Archive for July, 2012

Mister Rogers and Bob Ross Remixes

PBS Digital Studios has done very respectful remixes of these two venerated television icons. Both videos captute the essence of the messages these men conveyed. It is nice to see them again, this time in a modern guise. Just as relevant as the first time around.

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Federal Spending on Children, 1960-2011

This important report from the Urban Institute – Kids’ Share 2012– examines trends in federal expenditures as they pertain to children. Included are numerous tables and charts, many having as the stating year 1960; such arrangements allow for an historical analysis of the federal government’s commitment to children, from education to health to social security payments. Looking beyond 2011, the report states: “In 2012, federal funding on children is projected to decline significantly. State funding is uncertain, but with states still recovering from the recession, it will be challenging for them to fill the gap caused by the drop in federal funding. As a result, there may be cutbacks in services.”(5) This is an important report, culling data from a wide variety of sources/programs (over one hundred) and presenting them in a coherent, easily understood fashion. It shows how the federal government’s priorities for children have shifted over the years, and what was a large program in the 1960s is not so now. A bonus section deals with state/local spending on children, but the figures only go back to 2007.(24+)

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NJCU Rated Fiscally Sound by Two Outside Sources

Fitch Ratings has given the University’s bonds an ‘A’ rating stating in part that: “This satisfactory financial performance is impressive given the fluctuations in support from the State of New Jersey (GO bonds rated ‘AA-‘ with a Stable Outlook by Fitch) and the university board’s desire to keep tuition affordable.” And another report – The Financially Sustainable University – is accompanied by an interactive graph that shows that NJCU is “financially sound.” ( To find NJCU in relation to other colleges, click on the 7% box in the bottom row. This graph is based on results from almost 1700 colleges.)

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How New Jersey’s Pension System Acts Against Younger Workers

In this report – Are Pension Reforms Helping States Attract and Retain the Best Workers? from the Urban Institute’s Program on Retirement Policy– the authors chose New Jersey’s PERS because: “New Jersey’s Public Employees Retirement System (PERS) illustrates how unevenly pension benefits grow over an employee’s career and tend to distort recruitment and retention.”(2) The report goes on to show how younger workers are essentially paying for the chronic underfunding of the system, and that their retirement benefits, if they stay long enough to earn them, will be drastically different from their older counterparts.(8+) This short but valuable document is supplemented with numerous charts and references. Another recently published finding also highlights New Jersey’s fiscal difficulties: the Report of the State Budget Crisis Task  Force concentrates on six states, including New Jersey: “They account for more than a third of the nation’s population and almost 40 cents of every dollar spent by state and local governments. All six states face major threats to their ability to provide basic services to the public, invest for the future, and care for the needy at a cost taxpayers will support.”(6) This report and its supporting documentation is well worth a read.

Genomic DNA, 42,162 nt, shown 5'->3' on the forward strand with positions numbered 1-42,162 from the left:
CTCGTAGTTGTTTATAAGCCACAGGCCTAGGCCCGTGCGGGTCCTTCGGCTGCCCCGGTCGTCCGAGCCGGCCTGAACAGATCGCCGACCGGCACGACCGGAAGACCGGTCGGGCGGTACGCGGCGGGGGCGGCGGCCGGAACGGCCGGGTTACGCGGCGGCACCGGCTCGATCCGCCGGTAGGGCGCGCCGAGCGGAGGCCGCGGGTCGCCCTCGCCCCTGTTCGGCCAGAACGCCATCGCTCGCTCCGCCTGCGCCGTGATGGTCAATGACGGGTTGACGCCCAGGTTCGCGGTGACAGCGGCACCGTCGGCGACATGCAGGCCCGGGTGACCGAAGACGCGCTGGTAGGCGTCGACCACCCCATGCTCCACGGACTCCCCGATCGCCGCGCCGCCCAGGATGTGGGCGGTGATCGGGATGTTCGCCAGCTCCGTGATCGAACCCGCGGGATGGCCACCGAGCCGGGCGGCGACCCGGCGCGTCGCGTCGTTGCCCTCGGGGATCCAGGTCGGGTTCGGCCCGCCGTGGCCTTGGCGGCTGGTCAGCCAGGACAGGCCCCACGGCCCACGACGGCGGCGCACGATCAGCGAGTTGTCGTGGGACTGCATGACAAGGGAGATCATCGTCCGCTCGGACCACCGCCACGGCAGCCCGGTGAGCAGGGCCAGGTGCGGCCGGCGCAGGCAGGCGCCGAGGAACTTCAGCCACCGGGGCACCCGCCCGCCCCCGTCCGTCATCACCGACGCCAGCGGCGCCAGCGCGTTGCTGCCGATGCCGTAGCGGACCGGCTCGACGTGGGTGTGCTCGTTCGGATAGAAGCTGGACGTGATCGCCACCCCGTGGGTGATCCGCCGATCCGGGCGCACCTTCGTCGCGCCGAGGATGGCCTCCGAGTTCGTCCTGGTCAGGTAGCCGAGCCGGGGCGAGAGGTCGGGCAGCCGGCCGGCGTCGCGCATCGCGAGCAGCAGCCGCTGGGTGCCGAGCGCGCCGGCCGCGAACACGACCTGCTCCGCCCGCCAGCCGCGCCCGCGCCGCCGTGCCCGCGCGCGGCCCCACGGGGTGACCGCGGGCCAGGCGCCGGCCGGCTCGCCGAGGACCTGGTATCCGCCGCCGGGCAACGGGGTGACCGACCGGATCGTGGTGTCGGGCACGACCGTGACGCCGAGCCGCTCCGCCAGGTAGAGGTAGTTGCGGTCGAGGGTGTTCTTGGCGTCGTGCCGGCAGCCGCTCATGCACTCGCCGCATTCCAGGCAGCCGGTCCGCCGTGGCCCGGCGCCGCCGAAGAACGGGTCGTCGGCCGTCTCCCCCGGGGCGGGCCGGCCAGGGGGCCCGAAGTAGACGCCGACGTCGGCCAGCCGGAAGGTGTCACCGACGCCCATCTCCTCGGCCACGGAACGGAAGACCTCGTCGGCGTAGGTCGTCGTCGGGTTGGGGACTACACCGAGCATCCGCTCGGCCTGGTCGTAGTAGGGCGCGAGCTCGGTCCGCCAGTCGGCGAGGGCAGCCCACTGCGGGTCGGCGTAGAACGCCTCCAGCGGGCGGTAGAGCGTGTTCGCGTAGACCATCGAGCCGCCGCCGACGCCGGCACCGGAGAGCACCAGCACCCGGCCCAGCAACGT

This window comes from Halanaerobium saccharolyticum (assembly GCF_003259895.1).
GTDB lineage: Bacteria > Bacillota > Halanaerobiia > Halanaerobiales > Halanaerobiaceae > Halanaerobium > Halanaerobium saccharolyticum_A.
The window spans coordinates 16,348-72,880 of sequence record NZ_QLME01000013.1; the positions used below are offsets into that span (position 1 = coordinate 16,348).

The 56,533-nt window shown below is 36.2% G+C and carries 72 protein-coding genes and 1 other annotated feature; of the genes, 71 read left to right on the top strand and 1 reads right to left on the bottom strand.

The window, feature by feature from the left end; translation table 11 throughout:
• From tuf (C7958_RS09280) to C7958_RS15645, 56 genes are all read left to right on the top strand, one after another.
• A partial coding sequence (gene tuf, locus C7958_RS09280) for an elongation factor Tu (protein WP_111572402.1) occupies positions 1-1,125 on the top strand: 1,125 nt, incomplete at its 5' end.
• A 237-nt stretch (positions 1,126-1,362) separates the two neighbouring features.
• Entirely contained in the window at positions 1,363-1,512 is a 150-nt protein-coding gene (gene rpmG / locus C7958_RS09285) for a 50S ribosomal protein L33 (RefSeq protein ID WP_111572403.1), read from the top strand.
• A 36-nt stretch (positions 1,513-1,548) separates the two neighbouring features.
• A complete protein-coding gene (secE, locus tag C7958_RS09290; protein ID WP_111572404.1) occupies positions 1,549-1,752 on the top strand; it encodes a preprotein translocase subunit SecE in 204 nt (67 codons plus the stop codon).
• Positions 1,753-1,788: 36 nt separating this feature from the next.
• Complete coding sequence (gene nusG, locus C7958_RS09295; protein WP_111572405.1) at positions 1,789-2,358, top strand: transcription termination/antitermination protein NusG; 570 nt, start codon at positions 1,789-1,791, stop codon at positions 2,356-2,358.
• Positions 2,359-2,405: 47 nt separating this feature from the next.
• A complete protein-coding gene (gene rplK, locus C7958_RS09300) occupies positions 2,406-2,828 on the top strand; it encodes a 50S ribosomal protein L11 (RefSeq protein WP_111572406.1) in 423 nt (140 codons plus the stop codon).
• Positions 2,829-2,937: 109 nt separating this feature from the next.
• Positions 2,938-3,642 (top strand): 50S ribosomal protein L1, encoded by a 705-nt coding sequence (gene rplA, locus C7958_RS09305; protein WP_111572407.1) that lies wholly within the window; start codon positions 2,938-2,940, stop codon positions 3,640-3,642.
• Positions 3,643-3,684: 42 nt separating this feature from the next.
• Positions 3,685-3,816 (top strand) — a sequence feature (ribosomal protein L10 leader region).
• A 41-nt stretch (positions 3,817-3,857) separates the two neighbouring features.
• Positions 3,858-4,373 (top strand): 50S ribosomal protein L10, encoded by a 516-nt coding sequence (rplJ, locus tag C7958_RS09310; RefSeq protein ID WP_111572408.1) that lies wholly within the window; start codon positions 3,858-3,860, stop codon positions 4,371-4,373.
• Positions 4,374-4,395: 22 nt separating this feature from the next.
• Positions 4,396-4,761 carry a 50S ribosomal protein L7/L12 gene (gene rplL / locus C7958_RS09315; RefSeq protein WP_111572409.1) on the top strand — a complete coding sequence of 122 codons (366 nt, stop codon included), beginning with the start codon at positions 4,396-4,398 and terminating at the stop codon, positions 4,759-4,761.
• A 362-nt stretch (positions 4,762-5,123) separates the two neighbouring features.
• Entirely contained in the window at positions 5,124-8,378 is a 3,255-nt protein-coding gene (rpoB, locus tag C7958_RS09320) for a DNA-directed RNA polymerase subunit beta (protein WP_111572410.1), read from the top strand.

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New Jersey Natives in the 2012 Summer Olympics

There are nineteen athletes from the Garden State in this summer’s games. Information includes their sport, hometown, and a brief profile. Additional biographical details are available at this USOC site.

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Facts and Figures About the 2012 Summer Olympics in London

This 28-page booklet from the London Organising Committee of the Olympic and Paralympic Game (LOCOG) contains a plethora of facts and figures about the Olympics and the run up to it.

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100th Birthday of Woody Guthrie (1912-1967)

Prolific songwriter, poet and letter writer, Woody Guthrie is enshrined in the pantheon of American folksingers, and his thirst for social justice has inspired countless others.  His “This Land is Your Land is considered by many our second national anthem. A good biography of him is found here; his daughter Nora’s recollections of him are here. An 1940 interview with Guthrie can be heard here. Lyrics to hundreds of songs are also available. You can also read some of his letters at this Library of Congress site – Woody Guthrie and the Archive of American Folk Song: Correspondence, 1940-1950, along with a timeline and thematic essay.  YouTube has a goodly number of videos either featuring his music, or others discussing/performing his works. A great informative site is at Times Topics – Woody Guthrie; it can be complemented by this NPR section on Guthrie.

Nobody living can ever stop me,
As I go walking that freedom highway;
Nobody living can ever make me turn back
This land was made for you and me.

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